"Lucky Stiff," among the festival's World Competition feature films, is described as such: "A young down-and-out British shoe salesman named Harry Witherspoon takes his dead uncle to Monte Carlo for the best time of his life — a week of fun, dancing, gambling and sun. If the young man fulfills his uncle's request to the letter, he will inherit the 6 million left to him. If he doesn’t, the money will go to the Universal Dog Home of Brooklyn. As Harry races from casino to nightclub to beach to bedroom with his dead uncle, he is chased by a desperate optometrist, an avaricious showgirl, a mysterious Italian playboy and a trigger-happy murderess, as well as a young woman dead set on getting that money for the dogs. Guns go off, champagne corks pop, nightmares come to life, romance blossoms, dogs bark, and everyone sings! A zany, frothy, colorful and fast-paced musical comedy with a very happy ending."
Book writer/lyricist Ahrens adapted the stage production for the screen, and she and composer Flaherty wrote additional songs. The duo are Tony Award winners for Ragtime and were represented on Broadway this past season with Rocky.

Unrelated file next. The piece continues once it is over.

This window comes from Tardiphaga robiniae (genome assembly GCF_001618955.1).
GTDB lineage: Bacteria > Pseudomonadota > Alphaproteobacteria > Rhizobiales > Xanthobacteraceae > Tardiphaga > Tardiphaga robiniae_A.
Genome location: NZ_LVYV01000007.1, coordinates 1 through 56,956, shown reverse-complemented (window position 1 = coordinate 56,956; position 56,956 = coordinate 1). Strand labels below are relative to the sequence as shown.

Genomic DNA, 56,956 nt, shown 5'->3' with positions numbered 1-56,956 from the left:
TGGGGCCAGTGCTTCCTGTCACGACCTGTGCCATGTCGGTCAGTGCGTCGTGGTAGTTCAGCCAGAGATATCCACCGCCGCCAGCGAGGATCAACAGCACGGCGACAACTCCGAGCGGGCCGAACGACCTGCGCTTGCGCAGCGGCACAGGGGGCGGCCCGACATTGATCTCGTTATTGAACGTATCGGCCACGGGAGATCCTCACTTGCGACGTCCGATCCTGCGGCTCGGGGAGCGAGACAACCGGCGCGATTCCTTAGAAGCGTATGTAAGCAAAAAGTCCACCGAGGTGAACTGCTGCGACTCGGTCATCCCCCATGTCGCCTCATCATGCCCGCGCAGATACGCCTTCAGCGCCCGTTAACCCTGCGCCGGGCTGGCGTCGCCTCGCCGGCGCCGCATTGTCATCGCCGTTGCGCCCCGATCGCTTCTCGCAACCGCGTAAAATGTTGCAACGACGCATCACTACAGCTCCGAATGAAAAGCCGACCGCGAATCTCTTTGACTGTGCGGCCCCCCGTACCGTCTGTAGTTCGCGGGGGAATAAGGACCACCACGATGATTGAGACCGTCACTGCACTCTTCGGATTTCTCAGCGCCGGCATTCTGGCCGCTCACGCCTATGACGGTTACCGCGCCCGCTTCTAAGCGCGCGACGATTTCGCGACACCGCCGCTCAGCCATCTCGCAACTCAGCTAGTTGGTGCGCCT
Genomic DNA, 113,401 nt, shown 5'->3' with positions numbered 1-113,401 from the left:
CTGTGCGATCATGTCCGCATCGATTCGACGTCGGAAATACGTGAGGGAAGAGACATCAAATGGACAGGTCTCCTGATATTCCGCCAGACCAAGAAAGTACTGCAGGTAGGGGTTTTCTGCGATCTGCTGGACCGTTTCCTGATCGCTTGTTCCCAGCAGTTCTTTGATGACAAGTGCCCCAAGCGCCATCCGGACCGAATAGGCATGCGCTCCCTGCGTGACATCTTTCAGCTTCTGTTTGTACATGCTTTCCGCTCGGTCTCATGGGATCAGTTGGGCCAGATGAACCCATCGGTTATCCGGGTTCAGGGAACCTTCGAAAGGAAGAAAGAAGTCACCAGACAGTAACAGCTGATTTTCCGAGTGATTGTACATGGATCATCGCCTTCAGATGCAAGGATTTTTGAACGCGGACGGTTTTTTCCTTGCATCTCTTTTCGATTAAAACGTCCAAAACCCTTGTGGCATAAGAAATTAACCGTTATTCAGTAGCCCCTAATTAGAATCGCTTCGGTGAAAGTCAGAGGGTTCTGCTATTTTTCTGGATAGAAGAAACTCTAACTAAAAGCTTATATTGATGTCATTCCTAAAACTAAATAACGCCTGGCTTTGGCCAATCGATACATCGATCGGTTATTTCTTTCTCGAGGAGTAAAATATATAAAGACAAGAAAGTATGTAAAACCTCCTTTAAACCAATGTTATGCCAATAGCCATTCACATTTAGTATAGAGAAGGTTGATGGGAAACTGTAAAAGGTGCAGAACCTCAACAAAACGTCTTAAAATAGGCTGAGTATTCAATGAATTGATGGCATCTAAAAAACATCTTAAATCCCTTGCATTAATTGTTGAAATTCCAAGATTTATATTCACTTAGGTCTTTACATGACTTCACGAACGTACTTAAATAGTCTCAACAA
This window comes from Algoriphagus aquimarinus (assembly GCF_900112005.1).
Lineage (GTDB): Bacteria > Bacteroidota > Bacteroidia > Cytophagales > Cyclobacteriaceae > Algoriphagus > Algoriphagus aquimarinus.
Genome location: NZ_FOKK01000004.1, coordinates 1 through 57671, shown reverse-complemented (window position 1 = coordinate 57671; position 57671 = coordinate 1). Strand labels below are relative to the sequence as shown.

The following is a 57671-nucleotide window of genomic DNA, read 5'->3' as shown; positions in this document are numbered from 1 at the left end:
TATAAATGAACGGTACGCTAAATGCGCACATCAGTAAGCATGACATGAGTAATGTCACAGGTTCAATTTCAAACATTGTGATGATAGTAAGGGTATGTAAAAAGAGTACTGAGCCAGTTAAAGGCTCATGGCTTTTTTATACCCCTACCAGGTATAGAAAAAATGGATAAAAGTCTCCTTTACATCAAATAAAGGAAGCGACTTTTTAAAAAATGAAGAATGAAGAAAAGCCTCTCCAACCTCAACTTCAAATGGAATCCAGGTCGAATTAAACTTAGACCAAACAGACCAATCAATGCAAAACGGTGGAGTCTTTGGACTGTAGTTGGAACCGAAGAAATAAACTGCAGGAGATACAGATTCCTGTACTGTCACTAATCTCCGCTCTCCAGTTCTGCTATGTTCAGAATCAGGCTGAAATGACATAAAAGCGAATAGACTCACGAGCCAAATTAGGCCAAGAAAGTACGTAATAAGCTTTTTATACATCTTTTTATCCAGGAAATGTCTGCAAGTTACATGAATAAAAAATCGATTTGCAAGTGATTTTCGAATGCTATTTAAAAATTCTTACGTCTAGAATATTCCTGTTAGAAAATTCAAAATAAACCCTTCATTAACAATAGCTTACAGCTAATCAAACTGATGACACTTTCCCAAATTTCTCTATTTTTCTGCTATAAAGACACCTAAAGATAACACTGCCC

The film is directed by Christopher Ashley and has choreography by Joey Pizzi ("Burlesque"). In addition to Alexander ("Seinfeld," Jerome Robbins Broadway), the late Farina ("Get Shorty") and James (Les Misérables, The Book of Mormon), the cast features Dominic Marsh, Don Amendolia, Pamela Shaw, Kate Shindle, Jayne Houdyshell and Mary Birdsong, as well as appearances by Cheyenne Jackson, Jennifer Cody, Kevin Chamberlain, Wesley Taylor and more.
Lucky Stiff premiered at Playwrights Horizons in April 1988 and was the first show of future Tony Award winners Ahrens and Flaherty to be produced outside a family-theatre arena (they had collaborated on a Theatreworks USA musical for kids).
Ahrens penned book and lyrics, Flaherty the music, drawing on the Michael Butterworth novel "The Man Who Broke the Bank at Monte Carlo." Lucky Stiff was the recipient of a 1988 Richard Rodgers Production Award and 1990 Helen Hayes Award for Best Musical.